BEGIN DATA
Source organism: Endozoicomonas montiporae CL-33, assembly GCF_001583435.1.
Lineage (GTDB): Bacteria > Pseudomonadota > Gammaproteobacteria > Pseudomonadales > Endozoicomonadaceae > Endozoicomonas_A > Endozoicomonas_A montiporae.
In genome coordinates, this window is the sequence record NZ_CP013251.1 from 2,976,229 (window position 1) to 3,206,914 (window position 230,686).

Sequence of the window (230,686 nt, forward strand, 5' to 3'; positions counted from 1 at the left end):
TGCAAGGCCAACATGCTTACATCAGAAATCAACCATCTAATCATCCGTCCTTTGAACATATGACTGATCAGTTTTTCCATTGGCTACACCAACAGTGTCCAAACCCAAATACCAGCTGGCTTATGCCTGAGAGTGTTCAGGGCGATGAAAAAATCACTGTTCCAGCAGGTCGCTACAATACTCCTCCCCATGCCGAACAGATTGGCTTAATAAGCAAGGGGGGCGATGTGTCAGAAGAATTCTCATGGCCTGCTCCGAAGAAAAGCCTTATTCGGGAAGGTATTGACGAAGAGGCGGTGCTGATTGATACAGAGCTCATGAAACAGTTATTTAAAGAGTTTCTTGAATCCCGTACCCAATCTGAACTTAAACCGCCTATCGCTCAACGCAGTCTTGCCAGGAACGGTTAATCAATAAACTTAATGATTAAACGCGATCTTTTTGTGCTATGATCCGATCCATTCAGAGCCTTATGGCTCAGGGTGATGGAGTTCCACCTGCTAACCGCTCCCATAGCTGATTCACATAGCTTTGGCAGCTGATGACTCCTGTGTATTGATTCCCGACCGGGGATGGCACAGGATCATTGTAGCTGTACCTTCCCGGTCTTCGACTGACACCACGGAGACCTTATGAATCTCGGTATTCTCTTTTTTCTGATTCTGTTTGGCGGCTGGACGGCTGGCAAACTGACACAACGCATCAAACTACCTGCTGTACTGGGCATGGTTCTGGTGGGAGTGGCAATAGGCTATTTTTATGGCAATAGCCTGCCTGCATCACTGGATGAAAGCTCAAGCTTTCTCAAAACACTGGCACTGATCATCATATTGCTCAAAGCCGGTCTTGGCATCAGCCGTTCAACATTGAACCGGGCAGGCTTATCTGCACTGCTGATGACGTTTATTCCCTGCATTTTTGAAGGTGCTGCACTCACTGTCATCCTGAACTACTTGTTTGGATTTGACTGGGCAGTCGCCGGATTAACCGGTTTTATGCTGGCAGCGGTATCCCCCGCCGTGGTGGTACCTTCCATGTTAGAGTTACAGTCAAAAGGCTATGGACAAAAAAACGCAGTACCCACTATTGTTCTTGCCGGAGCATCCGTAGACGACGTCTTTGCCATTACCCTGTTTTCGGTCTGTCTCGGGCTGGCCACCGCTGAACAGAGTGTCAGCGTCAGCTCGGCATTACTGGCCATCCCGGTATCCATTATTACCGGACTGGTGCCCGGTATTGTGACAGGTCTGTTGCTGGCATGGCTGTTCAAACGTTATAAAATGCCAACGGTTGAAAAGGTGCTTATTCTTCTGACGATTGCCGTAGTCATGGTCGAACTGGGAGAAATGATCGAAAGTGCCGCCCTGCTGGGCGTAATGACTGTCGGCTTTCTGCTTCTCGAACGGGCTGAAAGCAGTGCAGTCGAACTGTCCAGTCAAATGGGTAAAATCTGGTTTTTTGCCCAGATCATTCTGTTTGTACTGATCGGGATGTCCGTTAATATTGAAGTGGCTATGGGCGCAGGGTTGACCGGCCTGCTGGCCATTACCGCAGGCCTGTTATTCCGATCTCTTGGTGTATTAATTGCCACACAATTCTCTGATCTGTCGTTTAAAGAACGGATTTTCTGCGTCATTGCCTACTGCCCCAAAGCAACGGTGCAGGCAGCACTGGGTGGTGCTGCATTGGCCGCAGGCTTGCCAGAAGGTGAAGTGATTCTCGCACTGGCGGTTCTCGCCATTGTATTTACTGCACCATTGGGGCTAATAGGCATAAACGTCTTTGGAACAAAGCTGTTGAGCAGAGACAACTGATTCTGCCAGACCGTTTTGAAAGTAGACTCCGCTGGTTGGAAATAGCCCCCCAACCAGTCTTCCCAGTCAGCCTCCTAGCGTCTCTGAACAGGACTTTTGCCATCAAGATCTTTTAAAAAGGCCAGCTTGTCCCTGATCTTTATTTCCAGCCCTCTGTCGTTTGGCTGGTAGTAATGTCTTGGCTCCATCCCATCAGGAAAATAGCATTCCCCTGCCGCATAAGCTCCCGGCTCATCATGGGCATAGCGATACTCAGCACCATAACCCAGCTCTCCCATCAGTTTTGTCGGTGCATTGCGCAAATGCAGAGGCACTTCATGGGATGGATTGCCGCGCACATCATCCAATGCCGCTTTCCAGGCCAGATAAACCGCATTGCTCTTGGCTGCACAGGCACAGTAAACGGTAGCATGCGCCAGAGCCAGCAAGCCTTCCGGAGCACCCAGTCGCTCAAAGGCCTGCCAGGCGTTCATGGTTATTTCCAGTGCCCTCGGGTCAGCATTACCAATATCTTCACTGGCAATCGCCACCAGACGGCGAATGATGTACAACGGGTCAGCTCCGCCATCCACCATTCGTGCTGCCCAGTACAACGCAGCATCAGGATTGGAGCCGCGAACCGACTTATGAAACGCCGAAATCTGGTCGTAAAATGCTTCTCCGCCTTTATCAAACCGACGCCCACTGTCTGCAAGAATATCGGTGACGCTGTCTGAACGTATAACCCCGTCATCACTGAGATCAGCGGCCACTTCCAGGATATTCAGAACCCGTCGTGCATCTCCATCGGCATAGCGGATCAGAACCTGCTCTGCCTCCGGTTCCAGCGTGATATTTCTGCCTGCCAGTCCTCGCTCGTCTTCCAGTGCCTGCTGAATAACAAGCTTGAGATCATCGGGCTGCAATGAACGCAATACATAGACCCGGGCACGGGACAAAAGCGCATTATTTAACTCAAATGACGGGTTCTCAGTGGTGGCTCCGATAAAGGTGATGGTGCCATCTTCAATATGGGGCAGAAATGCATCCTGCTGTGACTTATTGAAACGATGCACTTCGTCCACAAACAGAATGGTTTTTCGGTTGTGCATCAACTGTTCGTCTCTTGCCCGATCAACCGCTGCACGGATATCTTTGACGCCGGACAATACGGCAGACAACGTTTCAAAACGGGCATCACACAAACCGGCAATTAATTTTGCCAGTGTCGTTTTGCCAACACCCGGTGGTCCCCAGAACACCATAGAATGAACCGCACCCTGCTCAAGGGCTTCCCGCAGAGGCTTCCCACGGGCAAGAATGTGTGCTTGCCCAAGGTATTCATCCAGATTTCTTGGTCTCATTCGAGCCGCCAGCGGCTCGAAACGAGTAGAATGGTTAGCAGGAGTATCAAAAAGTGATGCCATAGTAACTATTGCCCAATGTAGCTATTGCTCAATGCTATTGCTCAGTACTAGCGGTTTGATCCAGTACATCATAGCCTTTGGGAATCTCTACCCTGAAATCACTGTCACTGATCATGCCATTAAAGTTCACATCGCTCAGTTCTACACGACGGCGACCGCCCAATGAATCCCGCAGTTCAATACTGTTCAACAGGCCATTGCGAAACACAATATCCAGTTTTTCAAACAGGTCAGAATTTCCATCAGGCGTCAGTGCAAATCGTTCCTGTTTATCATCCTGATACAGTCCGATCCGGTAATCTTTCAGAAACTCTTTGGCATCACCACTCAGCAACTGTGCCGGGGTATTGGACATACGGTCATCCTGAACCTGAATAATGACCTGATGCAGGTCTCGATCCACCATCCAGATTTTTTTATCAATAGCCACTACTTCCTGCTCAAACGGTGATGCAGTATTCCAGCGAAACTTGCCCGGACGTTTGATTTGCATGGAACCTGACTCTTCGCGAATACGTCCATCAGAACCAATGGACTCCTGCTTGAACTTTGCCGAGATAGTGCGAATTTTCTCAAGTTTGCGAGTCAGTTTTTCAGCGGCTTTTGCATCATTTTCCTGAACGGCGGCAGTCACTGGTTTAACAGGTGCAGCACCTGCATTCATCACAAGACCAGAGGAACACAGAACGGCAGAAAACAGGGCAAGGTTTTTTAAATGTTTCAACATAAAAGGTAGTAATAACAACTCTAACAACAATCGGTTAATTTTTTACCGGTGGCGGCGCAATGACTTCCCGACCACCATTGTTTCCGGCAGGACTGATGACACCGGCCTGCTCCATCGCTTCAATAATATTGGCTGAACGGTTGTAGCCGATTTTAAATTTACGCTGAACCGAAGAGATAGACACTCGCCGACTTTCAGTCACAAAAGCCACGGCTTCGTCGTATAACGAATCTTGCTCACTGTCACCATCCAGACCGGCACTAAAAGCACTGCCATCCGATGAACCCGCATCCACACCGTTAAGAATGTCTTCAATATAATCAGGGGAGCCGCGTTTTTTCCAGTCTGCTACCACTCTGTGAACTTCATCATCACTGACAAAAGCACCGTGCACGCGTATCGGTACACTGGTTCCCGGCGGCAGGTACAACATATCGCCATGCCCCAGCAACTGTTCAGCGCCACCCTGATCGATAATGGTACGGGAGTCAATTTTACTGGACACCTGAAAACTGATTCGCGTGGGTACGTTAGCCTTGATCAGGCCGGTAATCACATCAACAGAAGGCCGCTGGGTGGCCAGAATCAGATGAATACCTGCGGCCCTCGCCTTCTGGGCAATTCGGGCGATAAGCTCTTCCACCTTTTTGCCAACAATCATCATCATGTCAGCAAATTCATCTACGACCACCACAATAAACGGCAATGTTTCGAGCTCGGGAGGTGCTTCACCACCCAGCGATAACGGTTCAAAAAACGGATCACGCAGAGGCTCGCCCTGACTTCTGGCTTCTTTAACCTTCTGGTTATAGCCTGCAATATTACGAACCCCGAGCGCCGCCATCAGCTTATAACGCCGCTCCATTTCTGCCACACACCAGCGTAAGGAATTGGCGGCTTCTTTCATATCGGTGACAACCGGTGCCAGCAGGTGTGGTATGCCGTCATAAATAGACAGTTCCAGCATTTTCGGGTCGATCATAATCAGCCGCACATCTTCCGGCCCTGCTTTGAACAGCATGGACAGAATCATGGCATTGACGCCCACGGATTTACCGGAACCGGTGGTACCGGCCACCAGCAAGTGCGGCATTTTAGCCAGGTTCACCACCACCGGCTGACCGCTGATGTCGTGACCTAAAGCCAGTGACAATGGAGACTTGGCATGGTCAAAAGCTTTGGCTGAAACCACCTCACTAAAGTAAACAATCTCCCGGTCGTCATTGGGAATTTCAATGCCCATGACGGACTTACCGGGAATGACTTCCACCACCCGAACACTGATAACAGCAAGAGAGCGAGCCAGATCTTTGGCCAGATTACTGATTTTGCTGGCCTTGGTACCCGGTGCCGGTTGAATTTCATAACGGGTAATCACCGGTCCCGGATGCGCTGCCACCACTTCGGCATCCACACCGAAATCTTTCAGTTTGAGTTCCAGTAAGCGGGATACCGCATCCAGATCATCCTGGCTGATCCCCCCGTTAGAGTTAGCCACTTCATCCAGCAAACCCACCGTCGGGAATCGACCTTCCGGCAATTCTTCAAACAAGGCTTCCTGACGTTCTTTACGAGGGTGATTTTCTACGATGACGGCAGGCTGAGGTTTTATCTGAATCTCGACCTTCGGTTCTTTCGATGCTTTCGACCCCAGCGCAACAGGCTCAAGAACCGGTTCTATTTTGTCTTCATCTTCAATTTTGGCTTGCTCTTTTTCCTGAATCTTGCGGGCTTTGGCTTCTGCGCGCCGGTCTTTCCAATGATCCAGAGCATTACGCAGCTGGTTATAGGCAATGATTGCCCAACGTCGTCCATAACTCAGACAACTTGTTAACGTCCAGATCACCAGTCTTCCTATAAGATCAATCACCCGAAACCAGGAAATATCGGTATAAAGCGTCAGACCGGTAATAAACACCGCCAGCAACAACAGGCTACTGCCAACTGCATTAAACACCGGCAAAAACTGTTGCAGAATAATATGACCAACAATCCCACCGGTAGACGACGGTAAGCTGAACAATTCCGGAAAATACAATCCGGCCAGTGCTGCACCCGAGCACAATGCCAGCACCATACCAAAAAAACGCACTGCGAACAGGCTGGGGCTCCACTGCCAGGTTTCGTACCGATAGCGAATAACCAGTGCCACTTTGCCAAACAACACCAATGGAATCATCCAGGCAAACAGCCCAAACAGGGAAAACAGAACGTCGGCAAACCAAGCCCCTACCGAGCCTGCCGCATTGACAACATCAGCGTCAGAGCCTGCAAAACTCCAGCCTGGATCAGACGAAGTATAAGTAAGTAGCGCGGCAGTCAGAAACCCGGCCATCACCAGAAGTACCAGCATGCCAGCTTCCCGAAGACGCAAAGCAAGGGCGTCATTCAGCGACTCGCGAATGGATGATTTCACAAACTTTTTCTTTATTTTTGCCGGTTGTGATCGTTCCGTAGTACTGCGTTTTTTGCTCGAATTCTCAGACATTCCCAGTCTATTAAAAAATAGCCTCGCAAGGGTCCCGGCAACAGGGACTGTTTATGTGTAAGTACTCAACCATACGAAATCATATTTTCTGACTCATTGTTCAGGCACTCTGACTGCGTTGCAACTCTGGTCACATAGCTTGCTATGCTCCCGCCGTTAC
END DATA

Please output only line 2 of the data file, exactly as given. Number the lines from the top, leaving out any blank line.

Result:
Lineage (GTDB): Bacteria > Pseudomonadota > Gammaproteobacteria > Pseudomonadales > Endozoicomonadaceae > Endozoicomonas_A > Endozoicomonas_A montiporae.